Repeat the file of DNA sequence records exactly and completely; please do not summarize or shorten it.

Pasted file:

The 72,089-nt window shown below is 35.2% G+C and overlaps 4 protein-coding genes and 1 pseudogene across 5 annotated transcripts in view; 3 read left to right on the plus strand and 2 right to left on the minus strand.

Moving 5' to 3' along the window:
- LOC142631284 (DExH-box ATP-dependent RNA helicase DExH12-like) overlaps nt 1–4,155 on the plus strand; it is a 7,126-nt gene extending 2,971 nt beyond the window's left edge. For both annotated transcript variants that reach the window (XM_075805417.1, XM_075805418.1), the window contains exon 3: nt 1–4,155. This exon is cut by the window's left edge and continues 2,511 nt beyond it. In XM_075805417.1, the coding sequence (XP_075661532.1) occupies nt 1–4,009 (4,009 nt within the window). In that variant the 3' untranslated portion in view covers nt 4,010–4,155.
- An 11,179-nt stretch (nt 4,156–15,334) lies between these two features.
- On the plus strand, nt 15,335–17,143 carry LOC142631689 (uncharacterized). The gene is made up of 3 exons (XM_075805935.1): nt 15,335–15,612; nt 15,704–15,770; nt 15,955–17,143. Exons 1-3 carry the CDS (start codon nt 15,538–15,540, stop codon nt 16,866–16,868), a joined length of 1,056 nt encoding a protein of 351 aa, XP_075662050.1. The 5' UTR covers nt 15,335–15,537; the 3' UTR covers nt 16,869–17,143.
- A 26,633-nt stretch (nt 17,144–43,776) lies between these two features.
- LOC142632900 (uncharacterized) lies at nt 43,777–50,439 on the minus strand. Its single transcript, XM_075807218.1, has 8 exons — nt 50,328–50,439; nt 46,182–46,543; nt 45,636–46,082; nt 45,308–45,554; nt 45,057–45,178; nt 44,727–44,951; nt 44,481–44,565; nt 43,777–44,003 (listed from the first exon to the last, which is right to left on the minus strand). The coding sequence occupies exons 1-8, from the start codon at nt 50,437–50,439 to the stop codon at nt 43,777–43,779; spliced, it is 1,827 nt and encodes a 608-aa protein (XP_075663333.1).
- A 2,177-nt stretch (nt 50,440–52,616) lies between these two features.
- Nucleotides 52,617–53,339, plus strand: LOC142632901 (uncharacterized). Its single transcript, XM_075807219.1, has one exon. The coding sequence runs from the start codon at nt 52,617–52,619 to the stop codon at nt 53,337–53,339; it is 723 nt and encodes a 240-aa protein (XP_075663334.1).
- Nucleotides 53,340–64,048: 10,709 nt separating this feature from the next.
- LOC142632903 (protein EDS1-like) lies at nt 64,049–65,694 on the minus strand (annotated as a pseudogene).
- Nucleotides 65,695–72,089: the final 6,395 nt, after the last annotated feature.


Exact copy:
The 72,089-nt window shown below is 35.2% G+C and overlaps 4 protein-coding genes and 1 pseudogene across 5 annotated transcripts in view; 3 read left to right on the plus strand and 2 right to left on the minus strand.

Moving 5' to 3' along the window:
- LOC142631284 (DExH-box ATP-dependent RNA helicase DExH12-like) overlaps nt 1–4,155 on the plus strand; it is a 7,126-nt gene extending 2,971 nt beyond the window's left edge. For both annotated transcript variants that reach the window (XM_075805417.1, XM_075805418.1), the window contains exon 3: nt 1–4,155. This exon is cut by the window's left edge and continues 2,511 nt beyond it. In XM_075805417.1, the coding sequence (XP_075661532.1) occupies nt 1–4,009 (4,009 nt within the window). In that variant the 3' untranslated portion in view covers nt 4,010–4,155.
- An 11,179-nt stretch (nt 4,156–15,334) lies between these two features.
- On the plus strand, nt 15,335–17,143 carry LOC142631689 (uncharacterized). The gene is made up of 3 exons (XM_075805935.1): nt 15,335–15,612; nt 15,704–15,770; nt 15,955–17,143. Exons 1-3 carry the CDS (start codon nt 15,538–15,540, stop codon nt 16,866–16,868), a joined length of 1,056 nt encoding a protein of 351 aa, XP_075662050.1. The 5' UTR covers nt 15,335–15,537; the 3' UTR covers nt 16,869–17,143.
- A 26,633-nt stretch (nt 17,144–43,776) lies between these two features.
- LOC142632900 (uncharacterized) lies at nt 43,777–50,439 on the minus strand. Its single transcript, XM_075807218.1, has 8 exons — nt 50,328–50,439; nt 46,182–46,543; nt 45,636–46,082; nt 45,308–45,554; nt 45,057–45,178; nt 44,727–44,951; nt 44,481–44,565; nt 43,777–44,003 (listed from the first exon to the last, which is right to left on the minus strand). The coding sequence occupies exons 1-8, from the start codon at nt 50,437–50,439 to the stop codon at nt 43,777–43,779; spliced, it is 1,827 nt and encodes a 608-aa protein (XP_075663333.1).
- A 2,177-nt stretch (nt 50,440–52,616) lies between these two features.
- Nucleotides 52,617–53,339, plus strand: LOC142632901 (uncharacterized). Its single transcript, XM_075807219.1, has one exon. The coding sequence runs from the start codon at nt 52,617–52,619 to the stop codon at nt 53,337–53,339; it is 723 nt and encodes a 240-aa protein (XP_075663334.1).
- Nucleotides 53,340–64,048: 10,709 nt separating this feature from the next.
- LOC142632903 (protein EDS1-like) lies at nt 64,049–65,694 on the minus strand (annotated as a pseudogene).
- Nucleotides 65,695–72,089: the final 6,395 nt, after the last annotated feature.